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Stitch [the magazine for creative stitchers] project
here is the link for their website.

I like this magazine a lot;  it carries out beautiful embroidery and great tutorials by very talented stitchers.



I started this piece from the 2005 magazine awhile ago, but I did not finished it until recently. The initial enthusiasm was not there after sometime as I felt the project was tedious. Then I had other art projects which I spent more time on.












Yet,I did not give up on it. When I took it out from the craft box last time, I made sure that I sew it to the end !



I ran out of yellow thread while stitching the background, and instead of buying new I used white thread which I had for the remaining of the work.  [not a good decision]



I also did not do a good job on the fly stitch on the background of the bird panel, there are areas I simply did the running stitch only.  The tutorial also mentions to add mirror pieces[shisha]  to the shisha border but I did not have enough do so.

..... nevertheless with many flaws here is my attempt.


I am glad I completed it :)



Thank you for stopping by,

Until next time,
xxx,
Gaia




Comments

  1. this is a glorious piece of work Gaia. I so agree love stitch magazine, have them all and will often browse through old copies just for the pleasure of seeing so many beautiful things.

    ReplyDelete
  2. This is so rich looking ... love the choice of colours. I agree that the Stitch magazine is a good one! Have a great week Gaia :) Wendy

    ReplyDelete
    Replies
    1. Thank you Wendy. There are many projects I would like to try from the magazine.

      Delete
  3. What a beautiful piece of embroidery, I like it a lot :-)
    I am glad that you have found my blog, welcome!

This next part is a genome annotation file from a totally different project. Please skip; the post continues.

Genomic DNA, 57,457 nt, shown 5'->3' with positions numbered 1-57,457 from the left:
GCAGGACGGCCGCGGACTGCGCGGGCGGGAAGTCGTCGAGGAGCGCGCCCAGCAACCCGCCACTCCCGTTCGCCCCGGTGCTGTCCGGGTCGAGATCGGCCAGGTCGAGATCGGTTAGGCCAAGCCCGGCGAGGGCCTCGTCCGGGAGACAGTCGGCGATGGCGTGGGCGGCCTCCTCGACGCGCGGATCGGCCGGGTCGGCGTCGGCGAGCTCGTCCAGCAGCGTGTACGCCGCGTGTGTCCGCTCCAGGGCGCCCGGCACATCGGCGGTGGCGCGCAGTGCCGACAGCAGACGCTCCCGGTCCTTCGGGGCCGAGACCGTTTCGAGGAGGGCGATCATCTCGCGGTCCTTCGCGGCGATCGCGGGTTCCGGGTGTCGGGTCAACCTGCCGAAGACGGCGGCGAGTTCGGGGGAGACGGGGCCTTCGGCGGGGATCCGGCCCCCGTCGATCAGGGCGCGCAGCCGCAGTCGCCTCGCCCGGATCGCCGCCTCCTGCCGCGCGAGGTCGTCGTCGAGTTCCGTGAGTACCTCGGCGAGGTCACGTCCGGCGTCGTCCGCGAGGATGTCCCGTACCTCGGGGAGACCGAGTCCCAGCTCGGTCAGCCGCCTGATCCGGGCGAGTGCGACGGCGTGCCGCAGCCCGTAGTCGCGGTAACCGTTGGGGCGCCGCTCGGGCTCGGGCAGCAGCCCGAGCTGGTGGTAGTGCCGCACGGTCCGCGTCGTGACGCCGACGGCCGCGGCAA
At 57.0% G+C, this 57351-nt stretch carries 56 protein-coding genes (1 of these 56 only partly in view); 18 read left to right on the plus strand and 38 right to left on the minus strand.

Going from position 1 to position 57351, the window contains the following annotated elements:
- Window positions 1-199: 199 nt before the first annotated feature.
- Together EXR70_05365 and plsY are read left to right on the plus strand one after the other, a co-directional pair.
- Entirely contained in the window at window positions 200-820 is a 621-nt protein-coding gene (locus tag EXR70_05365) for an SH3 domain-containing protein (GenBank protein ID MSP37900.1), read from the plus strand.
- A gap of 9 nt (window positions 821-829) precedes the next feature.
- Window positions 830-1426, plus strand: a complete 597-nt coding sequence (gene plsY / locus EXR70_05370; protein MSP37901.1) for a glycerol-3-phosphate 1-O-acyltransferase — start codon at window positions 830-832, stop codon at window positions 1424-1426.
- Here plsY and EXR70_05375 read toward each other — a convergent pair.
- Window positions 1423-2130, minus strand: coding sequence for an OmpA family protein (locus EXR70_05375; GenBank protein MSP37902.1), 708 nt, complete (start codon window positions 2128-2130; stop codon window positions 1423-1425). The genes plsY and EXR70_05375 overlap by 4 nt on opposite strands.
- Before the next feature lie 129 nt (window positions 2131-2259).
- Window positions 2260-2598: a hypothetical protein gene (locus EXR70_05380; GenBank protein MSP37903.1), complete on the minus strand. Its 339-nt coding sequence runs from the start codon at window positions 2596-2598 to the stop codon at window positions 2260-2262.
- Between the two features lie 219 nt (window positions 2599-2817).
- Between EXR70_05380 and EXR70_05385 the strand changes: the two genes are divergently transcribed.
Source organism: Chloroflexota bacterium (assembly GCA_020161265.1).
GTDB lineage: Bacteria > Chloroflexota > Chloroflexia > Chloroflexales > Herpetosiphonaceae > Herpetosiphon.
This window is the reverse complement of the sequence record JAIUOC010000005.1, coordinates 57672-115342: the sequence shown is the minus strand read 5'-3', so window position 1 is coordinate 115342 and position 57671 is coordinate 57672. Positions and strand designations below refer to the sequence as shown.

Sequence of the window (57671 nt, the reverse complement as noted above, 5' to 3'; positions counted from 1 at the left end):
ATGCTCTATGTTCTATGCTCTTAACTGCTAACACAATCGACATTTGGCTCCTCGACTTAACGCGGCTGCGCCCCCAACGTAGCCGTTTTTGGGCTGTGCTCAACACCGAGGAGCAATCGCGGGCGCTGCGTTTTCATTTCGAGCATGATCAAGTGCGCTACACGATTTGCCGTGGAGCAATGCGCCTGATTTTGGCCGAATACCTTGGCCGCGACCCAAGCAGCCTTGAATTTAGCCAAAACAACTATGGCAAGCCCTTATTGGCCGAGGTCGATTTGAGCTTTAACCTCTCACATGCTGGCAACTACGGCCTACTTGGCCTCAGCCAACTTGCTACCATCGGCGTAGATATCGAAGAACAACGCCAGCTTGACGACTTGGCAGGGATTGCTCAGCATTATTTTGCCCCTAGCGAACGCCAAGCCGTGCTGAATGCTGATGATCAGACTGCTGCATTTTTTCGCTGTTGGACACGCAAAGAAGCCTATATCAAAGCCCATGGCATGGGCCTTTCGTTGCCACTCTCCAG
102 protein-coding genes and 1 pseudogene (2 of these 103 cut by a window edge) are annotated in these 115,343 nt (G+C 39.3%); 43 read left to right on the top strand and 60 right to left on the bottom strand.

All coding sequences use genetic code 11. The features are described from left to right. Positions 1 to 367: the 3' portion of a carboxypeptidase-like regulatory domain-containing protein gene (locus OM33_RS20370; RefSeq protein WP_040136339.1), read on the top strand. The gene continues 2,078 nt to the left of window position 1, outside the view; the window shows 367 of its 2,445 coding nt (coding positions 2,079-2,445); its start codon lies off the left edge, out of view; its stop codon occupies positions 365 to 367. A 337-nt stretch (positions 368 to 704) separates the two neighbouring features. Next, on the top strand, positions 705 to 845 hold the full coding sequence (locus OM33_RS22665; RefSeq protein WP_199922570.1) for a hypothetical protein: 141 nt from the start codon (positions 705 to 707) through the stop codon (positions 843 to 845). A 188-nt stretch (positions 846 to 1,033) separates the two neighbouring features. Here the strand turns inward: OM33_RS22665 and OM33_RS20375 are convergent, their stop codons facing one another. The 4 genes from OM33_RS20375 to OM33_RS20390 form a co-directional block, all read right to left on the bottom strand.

If you would like to answer any of my comments, please use my email address, I don't usually re-visit comment boxes after I left a comment.

    ReplyDelete

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Top 3 !

Kantha Work

Lotus Pond

Another kantha embroidery piece I just completed. I used three layers of white voile, tacked in place and drew the pattern.


To create rippling effect of water,I used two different shades of blue and a purple and did them in a kind of an overlapped shells to match the lotus leaf. Also, added yellow at the top to represent sunshine.




The bottom of the pond is in a shade of aqua.






The finished piece is about 8x14 inches and it took about two months.
Do you like my imaginary pond?

xxx, Gaia 


A Saree Quilt

Saree- six yards of cloth draped around the body in various styles are worn by many woman from the south asian region. They come in various textures, patterns, and all and more colours one can imagine.
My grand mother who's in her 90's still wears saree everyday at home. My mother wears mostly when she goes to the city or on special occasions such as weddings etc. Many women in my family wear it in a style known as Kandyan [also known as osariya]. Cotton sarees are very common for daily wear. Saree is usually worn with a jacket and a slip.

If you go http://en.wikipedia.org/wiki/Sari here you can read and see some pictures of various styles of draping.


The quilt I made is out saree borders from my mother's cotton sarees. My mother finds that whole six yards a little too much for her as she is petite. So she would cut off some of the border, and sew it for her liking. When I visited her, she gave me a whole pile of pretty and colourful cut-offs and I thought I would try quil…

Kantha Work - first attempt

This is my contemporary take on this ancient form of folk art.It roots are from the Indian state of West Bengal and Bangladesh. http://en.wikipedia.org/wiki/Nakshi_Kantha  This wikipedia page provides some detailed information and also has links to read and see some very rare and unique work. 

I got interested after seeing some cushion covers that my brother brought home after visiting one of the kantha making villages in Bangladesh. He explained as to how the women were sewing. I wanted to learn more about this, so I searched the web for Indian embroidery methods and patterns. 
I used three layers of white voile; first tacked them in place and drew the pattern [which I had sketched previously] using freehand, as it is said to have done in the past. This results the work having more of an asymmetrical look. Well, I do not know how much my design have such a look.

It is also noted that the traditional colours used in kantha work are red, blue, green and black. I however, incorporated …